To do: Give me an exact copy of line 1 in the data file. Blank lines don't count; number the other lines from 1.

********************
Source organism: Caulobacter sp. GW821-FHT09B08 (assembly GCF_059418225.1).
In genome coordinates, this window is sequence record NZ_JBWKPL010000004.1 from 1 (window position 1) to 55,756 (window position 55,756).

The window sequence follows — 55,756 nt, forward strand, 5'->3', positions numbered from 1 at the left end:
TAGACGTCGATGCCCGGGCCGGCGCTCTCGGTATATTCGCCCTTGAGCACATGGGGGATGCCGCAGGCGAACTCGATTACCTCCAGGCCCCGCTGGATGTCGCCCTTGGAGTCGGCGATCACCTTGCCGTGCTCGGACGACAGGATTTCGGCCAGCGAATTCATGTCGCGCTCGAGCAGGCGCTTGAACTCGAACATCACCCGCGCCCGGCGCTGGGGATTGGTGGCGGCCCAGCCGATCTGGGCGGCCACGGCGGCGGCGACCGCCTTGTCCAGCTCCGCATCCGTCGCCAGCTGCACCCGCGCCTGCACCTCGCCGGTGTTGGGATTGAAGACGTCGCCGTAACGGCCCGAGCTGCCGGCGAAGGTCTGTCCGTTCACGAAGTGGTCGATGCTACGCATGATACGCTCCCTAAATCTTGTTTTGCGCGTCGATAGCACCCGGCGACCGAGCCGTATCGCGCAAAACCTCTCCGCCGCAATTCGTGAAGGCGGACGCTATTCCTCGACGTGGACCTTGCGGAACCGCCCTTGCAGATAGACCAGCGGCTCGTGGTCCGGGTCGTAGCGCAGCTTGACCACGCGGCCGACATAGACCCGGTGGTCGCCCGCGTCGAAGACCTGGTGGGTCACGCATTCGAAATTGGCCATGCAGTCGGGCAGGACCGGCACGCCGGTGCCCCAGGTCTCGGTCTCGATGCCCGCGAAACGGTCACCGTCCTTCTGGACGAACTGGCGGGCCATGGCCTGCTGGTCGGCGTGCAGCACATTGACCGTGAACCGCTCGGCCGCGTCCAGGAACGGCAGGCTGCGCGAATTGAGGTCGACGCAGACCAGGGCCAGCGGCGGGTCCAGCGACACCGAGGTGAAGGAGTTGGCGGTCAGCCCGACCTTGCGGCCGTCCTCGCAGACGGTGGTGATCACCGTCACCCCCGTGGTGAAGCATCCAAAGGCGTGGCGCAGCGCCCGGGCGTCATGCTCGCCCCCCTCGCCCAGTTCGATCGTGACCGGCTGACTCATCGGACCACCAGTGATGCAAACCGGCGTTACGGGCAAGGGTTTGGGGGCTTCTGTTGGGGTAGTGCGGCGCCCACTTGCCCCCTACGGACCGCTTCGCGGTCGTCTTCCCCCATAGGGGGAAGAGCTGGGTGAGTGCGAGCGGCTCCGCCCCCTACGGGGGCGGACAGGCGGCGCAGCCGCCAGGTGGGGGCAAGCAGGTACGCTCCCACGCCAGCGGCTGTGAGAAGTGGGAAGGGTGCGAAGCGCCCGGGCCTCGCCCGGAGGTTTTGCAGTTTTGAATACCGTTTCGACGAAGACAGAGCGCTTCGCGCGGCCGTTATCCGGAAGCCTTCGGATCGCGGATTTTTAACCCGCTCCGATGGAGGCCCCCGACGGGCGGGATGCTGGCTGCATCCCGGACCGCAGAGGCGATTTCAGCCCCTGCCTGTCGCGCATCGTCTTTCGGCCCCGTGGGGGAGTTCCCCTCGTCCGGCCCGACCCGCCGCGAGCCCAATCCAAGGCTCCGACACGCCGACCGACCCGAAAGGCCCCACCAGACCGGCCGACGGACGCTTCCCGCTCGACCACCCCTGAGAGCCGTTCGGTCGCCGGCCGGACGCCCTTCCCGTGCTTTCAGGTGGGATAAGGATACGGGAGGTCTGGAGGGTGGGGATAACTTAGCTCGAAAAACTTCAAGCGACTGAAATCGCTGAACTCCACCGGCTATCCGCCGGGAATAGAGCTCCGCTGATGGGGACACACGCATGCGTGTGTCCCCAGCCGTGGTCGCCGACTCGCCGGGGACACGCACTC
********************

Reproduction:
Source organism: Caulobacter sp. GW821-FHT09B08 (assembly GCF_059418225.1).